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From "Thomas Neidhart (JIRA)" <j...@apache.org>
Subject [jira] [Comment Edited] (COLLECTIONS-530) Rejecting items on predicate failure without throwing an Exception
Date Fri, 30 May 2014 12:22:01 GMT

    [ https://issues.apache.org/jira/browse/COLLECTIONS-530?page=com.atlassian.jira.plugin.system.issuetabpanels:comment-tabpanel&focusedCommentId=14013593#comment-14013593
] 

Thomas Neidhart edited comment on COLLECTIONS-530 at 5/30/14 12:21 PM:
-----------------------------------------------------------------------

The reason why the PredicatedXXX decorators throw an exception rather than silently discard
the element is related to the Collection contract which states the following (add method):

{quote}
If a collection refuses to add a particular element for any reason other than that it already
contains the element, it must throw an exception (rather than returning false). This preserves
the invariant that a collection always contains the specified element after this call returns.
{quote}

We did violate the Collection contract at other occasions in the past (see Bag interface),
but it was not a very wise choice imho (and we still suffer from it). So atm I do not see
a convincing argument to add something like this to a general-purpose lib as collections.
If you just want to filter certain elements from a given collection, you might better use
CollectionUtils.filter(...).


was (Author: tn):
The reason why the PredicatedXXX decorators throw an exception rather than silently discard
the element is related to the Collection contract which states the following (add method):

{noformat}
If a collection refuses to add a particular element for any reason other than that it already
contains the element, it must throw an exception (rather than returning false). This preserves
the invariant that a collection always contains the specified element after this call returns.
{noformat}

We did violate the Collection contract at other occasions in the past (see Bag interface),
but it was not a very wise choice imho (and we still suffer from it). So atm I do not see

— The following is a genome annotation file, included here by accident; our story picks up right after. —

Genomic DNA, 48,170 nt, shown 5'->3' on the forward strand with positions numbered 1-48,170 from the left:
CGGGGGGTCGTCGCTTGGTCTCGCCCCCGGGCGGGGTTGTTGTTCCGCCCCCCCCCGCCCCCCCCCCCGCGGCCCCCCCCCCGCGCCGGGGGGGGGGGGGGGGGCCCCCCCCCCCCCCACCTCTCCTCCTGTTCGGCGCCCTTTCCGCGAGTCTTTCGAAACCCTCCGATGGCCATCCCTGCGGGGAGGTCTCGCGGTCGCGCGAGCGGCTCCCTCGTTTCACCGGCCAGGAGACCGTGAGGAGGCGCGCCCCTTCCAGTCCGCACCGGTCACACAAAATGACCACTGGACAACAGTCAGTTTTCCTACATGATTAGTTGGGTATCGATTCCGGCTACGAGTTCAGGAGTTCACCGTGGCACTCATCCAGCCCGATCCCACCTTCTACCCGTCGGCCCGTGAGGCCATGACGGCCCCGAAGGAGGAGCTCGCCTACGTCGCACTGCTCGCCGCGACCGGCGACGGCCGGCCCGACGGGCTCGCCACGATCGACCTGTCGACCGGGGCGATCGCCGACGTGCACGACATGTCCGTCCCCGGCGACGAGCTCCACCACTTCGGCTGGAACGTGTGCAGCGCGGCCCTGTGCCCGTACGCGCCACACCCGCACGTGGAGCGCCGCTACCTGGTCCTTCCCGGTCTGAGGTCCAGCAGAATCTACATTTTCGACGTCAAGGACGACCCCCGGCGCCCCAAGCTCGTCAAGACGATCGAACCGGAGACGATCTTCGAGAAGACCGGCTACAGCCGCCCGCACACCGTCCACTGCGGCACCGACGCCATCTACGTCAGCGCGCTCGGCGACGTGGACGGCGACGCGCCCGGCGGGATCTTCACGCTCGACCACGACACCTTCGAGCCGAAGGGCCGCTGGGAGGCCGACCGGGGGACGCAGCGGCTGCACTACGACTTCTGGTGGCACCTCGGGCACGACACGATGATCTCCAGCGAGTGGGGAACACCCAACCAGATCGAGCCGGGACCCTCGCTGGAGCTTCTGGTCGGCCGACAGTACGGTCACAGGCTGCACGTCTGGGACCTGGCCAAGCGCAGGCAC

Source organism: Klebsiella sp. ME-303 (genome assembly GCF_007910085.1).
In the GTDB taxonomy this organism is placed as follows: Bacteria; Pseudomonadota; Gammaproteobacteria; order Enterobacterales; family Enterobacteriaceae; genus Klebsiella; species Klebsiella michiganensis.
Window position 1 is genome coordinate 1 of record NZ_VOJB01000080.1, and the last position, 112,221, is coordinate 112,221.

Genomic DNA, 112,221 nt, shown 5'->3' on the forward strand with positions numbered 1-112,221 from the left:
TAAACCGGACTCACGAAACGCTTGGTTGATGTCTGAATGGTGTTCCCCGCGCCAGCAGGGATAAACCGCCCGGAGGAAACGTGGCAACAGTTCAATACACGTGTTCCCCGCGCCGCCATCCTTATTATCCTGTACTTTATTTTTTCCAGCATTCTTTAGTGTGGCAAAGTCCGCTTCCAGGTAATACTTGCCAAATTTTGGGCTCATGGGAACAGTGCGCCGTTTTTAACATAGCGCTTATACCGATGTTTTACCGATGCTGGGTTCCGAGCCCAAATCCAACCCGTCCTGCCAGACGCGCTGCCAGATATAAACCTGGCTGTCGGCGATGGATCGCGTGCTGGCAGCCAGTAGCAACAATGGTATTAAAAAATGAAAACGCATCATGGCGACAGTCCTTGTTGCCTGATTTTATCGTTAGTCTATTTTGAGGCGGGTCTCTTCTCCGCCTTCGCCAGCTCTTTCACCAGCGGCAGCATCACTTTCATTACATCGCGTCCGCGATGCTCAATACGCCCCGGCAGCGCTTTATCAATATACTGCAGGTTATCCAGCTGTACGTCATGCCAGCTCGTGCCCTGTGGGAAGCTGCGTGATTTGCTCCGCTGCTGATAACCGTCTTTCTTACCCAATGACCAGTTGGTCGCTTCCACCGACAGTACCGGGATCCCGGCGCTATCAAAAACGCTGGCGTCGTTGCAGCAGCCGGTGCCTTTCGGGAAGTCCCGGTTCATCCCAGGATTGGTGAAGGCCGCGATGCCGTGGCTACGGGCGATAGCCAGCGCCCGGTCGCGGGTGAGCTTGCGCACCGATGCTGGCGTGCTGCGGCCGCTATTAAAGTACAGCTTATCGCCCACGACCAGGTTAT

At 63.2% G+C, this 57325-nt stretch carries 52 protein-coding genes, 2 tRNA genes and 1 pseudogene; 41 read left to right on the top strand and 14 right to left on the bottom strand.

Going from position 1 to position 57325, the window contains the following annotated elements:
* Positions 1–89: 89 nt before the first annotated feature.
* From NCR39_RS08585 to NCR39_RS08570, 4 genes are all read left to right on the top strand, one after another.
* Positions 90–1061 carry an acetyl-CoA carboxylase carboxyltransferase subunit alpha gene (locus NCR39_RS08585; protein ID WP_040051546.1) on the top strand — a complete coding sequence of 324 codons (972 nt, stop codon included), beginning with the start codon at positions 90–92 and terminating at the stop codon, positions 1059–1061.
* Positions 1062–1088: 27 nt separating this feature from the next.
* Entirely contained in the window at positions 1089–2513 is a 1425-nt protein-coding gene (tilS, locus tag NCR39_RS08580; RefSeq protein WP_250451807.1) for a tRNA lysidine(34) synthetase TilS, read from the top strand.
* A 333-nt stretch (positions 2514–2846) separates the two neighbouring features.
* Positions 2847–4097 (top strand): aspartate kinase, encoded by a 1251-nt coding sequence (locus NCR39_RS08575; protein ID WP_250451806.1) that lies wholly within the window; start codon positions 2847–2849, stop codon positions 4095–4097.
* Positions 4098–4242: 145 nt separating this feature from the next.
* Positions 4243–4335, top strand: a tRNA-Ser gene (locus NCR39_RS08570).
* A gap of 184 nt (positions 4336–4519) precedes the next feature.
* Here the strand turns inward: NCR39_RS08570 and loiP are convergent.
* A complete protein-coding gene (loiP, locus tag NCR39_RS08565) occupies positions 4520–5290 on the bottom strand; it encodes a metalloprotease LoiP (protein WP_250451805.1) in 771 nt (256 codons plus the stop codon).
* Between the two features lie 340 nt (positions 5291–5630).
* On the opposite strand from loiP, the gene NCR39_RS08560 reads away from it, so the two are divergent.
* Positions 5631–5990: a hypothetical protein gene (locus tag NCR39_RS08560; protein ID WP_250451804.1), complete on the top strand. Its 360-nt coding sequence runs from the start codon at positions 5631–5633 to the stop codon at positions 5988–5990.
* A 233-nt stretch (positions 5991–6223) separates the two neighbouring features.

a convincing argument to add something like this to a general-purpose lib as collections.
If you just want to filter certain elements from a given collection, you might better use
CollectionUtils.filter(...).

> Rejecting items on predicate failure without throwing an Exception
> ------------------------------------------------------------------
>
>                 Key: COLLECTIONS-530
>                 URL: https://issues.apache.org/jira/browse/COLLECTIONS-530
>             Project: Commons Collections
>          Issue Type: Improvement
>          Components: List
>    Affects Versions: 4.0
>            Reporter: Erik
>
> The PredicatedList class doesn't allow entries that fail the predicate, but throws an
Exception on entry.
> The problem I have with this, is that it places the onus of filtering out invalid entries
on the caller.
> I typically add items in a loop. The item added is the result of a method call (which
returns null if it can't create one).
> This problem is so common for me that I have created my own FilteredList class that simply
ignores invalid entries.
> I would like the PredicatedList class to be capable of rejecting items without throwing
an exception.
> I don't mind writing the code for this, but there are a great many ways in which this
can be done.
> So I was wondering what the interface should look like.
> Separate FilteredList class.
> Works, but seems a little verbose for the purpose
> New factory method: filteredList(List<T> list, Predicate<? super T> predicate)

> Nice and simple, but doesn't allow extension; other ways of dealing with predicate failure.
> New factory method with enum: predicatedList(List<T> list, Predicate<? super
T> predicate, PredicateFailEnum action)
> More verbose to use and adds an extra class, but allows more alternative ways to deal
with predicate failure.
> One more nice thing is that it might be less confusing, 
> because choosing between predicatedList and the above filteredList might not be so obvious.
> New factory method with interface: filteredList(List<T> list, Predicate<? super
T> predicate, PredicateFailInterface action)
> Complex, but the most flexible way of dealing with predicate failure.



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